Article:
Apatow has no qualms establishing Scott as one having difficulty managing mental illness, ensuring the references and admittances tossed about aren’t just nominal mentions. The wordless opening sees Scott driving on one of many Staten Island’s anonymous freeways, his quotidian act of turning up the radio growing more unnerving as he presses the gas further, and then closes his eyes, before opening them and just swerving out of the way of another roadway accident. Catching his breath and reapplying his seatbelt, he mutters “Sorry” to no one.
Scott isn’t as preoccupied with closure as he is with distraction. He and his motley crew of layabouts (including Ricky Velez, Lou Wilson, and Moises Arias, all of whom contribute greatly to the convincingly calibrated group dynamic) do little more than bitch about living in New York City’s forgotten borough, smoke weed, and sell Xanax to neighbourhood kids out of Oscar’s (Velez) house. The dankness of the low-lit basements and the glaring midday light of Staten Island beach fronts where much of this bullshitting plays out are the scenes most befitting of There Will Be Blood (2007) cinematographer Robert Elswit’s fine-grained lighting, rendered unfortunately anonymous most elsewhere.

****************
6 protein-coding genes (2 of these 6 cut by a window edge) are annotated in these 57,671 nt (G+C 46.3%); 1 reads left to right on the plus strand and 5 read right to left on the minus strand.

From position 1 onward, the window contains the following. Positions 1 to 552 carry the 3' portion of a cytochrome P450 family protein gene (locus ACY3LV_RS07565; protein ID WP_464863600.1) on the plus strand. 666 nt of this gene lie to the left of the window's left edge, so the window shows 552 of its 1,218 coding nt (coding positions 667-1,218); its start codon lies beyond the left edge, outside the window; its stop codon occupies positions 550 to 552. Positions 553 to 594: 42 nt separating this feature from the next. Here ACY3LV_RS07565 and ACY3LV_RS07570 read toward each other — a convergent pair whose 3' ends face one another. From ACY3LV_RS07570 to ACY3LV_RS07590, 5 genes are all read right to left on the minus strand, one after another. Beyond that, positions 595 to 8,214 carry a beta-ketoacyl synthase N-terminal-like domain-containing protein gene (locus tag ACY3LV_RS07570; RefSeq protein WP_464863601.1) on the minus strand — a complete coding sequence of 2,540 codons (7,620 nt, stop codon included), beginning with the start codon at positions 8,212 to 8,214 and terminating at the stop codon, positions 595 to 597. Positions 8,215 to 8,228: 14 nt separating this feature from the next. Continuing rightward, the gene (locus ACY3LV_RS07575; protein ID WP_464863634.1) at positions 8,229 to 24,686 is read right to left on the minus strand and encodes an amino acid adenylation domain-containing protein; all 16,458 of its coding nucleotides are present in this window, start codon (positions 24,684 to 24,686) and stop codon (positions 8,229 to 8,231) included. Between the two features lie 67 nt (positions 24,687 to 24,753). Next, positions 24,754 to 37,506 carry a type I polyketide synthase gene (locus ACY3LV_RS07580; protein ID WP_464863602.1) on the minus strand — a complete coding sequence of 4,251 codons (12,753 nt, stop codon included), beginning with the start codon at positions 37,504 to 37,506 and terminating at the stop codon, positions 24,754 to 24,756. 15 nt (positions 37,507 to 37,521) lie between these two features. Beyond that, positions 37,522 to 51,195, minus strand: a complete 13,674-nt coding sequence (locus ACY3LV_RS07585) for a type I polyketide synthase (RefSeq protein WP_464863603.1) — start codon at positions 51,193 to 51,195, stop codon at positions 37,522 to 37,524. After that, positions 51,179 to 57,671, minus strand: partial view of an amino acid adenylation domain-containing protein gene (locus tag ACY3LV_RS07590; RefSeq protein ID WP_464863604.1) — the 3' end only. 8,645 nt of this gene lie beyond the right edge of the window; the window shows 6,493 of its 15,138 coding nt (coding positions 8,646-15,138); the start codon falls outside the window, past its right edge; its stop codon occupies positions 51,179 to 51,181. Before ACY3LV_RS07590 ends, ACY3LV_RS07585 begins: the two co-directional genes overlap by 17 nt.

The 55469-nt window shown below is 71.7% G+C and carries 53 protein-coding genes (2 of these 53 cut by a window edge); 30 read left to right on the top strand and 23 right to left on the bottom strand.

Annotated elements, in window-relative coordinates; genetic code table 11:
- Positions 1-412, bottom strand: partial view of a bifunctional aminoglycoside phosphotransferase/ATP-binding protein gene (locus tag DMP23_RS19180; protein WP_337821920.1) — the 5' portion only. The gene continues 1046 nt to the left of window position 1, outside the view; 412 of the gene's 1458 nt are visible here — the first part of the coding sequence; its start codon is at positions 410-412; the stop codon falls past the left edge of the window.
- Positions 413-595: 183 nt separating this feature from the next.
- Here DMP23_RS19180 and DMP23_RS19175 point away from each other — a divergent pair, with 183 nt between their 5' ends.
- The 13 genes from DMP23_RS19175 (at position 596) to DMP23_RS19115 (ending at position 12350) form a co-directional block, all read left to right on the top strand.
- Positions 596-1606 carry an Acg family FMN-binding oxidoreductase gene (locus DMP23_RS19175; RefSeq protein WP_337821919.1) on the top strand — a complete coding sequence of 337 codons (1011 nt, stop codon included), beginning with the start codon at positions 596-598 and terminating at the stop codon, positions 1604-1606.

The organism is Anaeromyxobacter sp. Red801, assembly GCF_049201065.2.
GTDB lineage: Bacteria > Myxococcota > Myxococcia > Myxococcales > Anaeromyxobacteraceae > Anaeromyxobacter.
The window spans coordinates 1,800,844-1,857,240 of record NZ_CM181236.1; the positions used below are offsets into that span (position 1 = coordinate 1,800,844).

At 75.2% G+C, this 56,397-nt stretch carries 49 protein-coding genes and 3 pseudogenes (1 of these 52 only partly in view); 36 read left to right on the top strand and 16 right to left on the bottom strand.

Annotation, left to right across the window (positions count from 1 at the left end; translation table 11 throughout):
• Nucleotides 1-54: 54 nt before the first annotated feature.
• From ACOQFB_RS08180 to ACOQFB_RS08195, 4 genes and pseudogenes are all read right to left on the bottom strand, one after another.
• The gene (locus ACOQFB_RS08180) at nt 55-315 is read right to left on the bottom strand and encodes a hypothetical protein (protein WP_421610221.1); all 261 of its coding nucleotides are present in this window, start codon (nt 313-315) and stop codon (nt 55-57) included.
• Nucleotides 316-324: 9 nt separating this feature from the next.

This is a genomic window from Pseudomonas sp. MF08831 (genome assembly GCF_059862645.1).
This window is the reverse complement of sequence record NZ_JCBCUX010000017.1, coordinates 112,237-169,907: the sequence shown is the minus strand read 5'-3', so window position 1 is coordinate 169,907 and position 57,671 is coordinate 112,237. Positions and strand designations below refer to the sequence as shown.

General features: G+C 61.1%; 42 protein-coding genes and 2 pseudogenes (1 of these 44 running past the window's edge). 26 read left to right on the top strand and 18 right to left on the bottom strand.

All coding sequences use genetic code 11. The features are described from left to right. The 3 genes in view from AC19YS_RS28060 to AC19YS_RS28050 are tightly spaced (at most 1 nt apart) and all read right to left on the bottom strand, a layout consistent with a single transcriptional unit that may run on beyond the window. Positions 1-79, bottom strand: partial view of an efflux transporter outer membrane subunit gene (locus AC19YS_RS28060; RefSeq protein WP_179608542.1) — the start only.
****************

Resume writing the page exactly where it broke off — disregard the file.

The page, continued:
Conversely, Scott’s sister, Claire (Maude Apatow, continuing the tradition of appearing in her father’s films)—too young to have the same attachment to their father and effectively moved on—is off to college, not being saddled with any of what plagues her brother daily, although nervous of what her absence could entail. There’s never a sense of true contentedness, but Scott’s near-constant defence mechanism of equally self-deprecating and combative humour can give the illusion of such, especially to his friends, who have a good handful of dead-dad jokes of their own in their repertoire.
Scott’s mother Angie (Marisa Tomei) is a lovingly genial presence, perhaps too understanding of her son’s own trauma to give him the obligatory push out the nest (that, and she works both as a school and emergency room nurse so her schedule is chockablock with other commitments). Although he drags his feet in bussing at a friend’s run-of-the-mill Italian-American eatery, it’s an initially ill-fated run-in involving a nine-year-old named Harold, a tattoo gun, and an understandably fuming father that brings upon a storm of responsibility Scott is less than accustomed to.